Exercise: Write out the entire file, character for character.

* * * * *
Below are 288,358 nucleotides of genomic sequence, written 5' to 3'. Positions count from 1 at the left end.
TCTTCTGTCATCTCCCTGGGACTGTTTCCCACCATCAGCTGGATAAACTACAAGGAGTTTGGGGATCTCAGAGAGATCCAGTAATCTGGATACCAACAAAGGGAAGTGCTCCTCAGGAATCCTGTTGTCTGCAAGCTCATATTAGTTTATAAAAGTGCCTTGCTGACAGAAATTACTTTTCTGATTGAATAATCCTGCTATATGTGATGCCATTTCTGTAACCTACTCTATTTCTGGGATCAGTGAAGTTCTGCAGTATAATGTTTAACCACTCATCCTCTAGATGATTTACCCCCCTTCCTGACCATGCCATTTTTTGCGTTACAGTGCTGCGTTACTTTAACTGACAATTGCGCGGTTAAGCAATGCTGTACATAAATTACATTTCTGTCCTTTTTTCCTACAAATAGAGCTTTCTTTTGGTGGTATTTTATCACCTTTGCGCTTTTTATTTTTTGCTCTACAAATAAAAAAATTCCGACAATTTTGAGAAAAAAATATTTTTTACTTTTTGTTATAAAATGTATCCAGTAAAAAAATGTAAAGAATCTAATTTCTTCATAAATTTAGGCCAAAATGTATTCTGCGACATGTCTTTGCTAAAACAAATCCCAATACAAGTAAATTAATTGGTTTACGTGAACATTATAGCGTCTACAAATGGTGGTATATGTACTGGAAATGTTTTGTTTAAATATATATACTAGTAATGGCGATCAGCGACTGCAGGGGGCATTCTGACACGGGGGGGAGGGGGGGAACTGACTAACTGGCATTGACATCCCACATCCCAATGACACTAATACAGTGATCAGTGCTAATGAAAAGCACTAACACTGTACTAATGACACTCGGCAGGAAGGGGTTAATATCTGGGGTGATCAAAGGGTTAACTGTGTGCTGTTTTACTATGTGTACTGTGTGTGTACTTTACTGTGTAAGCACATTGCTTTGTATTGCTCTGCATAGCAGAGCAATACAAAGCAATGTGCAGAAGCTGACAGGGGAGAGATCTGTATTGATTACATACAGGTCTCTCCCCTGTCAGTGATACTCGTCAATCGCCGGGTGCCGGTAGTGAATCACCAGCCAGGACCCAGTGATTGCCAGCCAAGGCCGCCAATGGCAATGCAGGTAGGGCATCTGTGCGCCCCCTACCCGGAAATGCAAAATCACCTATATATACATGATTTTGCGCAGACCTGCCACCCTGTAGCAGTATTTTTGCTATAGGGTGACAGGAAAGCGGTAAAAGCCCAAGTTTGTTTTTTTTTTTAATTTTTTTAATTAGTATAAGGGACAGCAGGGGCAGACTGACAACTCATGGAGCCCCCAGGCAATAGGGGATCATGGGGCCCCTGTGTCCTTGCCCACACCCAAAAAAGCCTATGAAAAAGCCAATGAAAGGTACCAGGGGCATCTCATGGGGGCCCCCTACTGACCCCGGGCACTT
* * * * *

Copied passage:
Below are 288,358 nucleotides of genomic sequence, written 5' to 3'. Positions count from 1 at the left end.
TCTTCTGTCATCTCCCTGGGACTGTTTCCCACCATCAGCTGGATAAACTACAAGGAGTTTGGGGATCTCAGAGAGATCCAGTAATCTGGATACCAACAAAGGGAAGTGCTCCTCAGGAATCCTGTTGTCTGCAAGCTCATATTAGTTTATAAAAGTGCCTTGCTGACAGAAATTACTTTTCTGATTGAATAATCCTGCTATATGTGATGCCATTTCTGTAACCTACTCTATTTCTGGGATCAGTGAAGTTCTGCAGTATAATGTTTAACCACTCATCCTCTAGATGATTTACCCCCCTTCCTGACCATGCCATTTTTTGCGTTACAGTGCTGCGTTACTTTAACTGACAATTGCGCGGTTAAGCAATGCTGTACATAAATTACATTTCTGTCCTTTTTTCCTACAAATAGAGCTTTCTTTTGGTGGTATTTTATCACCTTTGCGCTTTTTATTTTTTGCTCTACAAATAAAAAAATTCCGACAATTTTGAGAAAAAAATATTTTTTACTTTTTGTTATAAAATGTATCCAGTAAAAAAATGTAAAGAATCTAATTTCTTCATAAATTTAGGCCAAAATGTATTCTGCGACATGTCTTTGCTAAAACAAATCCCAATACAAGTAAATTAATTGGTTTACGTGAACATTATAGCGTCTACAAATGGTGGTATATGTACTGGAAATGTTTTGTTTAAATATATATACTAGTAATGGCGATCAGCGACTGCAGGGGGCATTCTGACACGGGGGGGAGGGGGGGAACTGACTAACTGGCATTGACATCCCACATCCCAATGACACTAATACAGTGATCAGTGCTAATGAAAAGCACTAACACTGTACTAATGACACTCGGCAGGAAGGGGTTAATATCTGGGGTGATCAAAGGGTTAACTGTGTGCTGTTTTACTATGTGTACTGTGTGTGTACTTTACTGTGTAAGCACATTGCTTTGTATTGCTCTGCATAGCAGAGCAATACAAAGCAATGTGCAGAAGCTGACAGGGGAGAGATCTGTATTGATTACATACAGGTCTCTCCCCTGTCAGTGATACTCGTCAATCGCCGGGTGCCGGTAGTGAATCACCAGCCAGGACCCAGTGATTGCCAGCCAAGGCCGCCAATGGCAATGCAGGTAGGGCATCTGTGCGCCCCCTACCCGGAAATGCAAAATCACCTATATATACATGATTTTGCGCAGACCTGCCACCCTGTAGCAGTATTTTTGCTATAGGGTGACAGGAAAGCGGTAAAAGCCCAAGTTTGTTTTTTTTTTTAATTTTTTTAATTAGTATAAGGGACAGCAGGGGCAGACTGACAACTCATGGAGCCCCCAGGCAATAGGGGATCATGGGGCCCCTGTGTCCTTGCCCACACCCAAAAAAGCCTATGAAAAAGCCAATGAAAGGTACCAGGGGCATCTCATGGGGGCCCCCTACTGACCCCGGGCACTT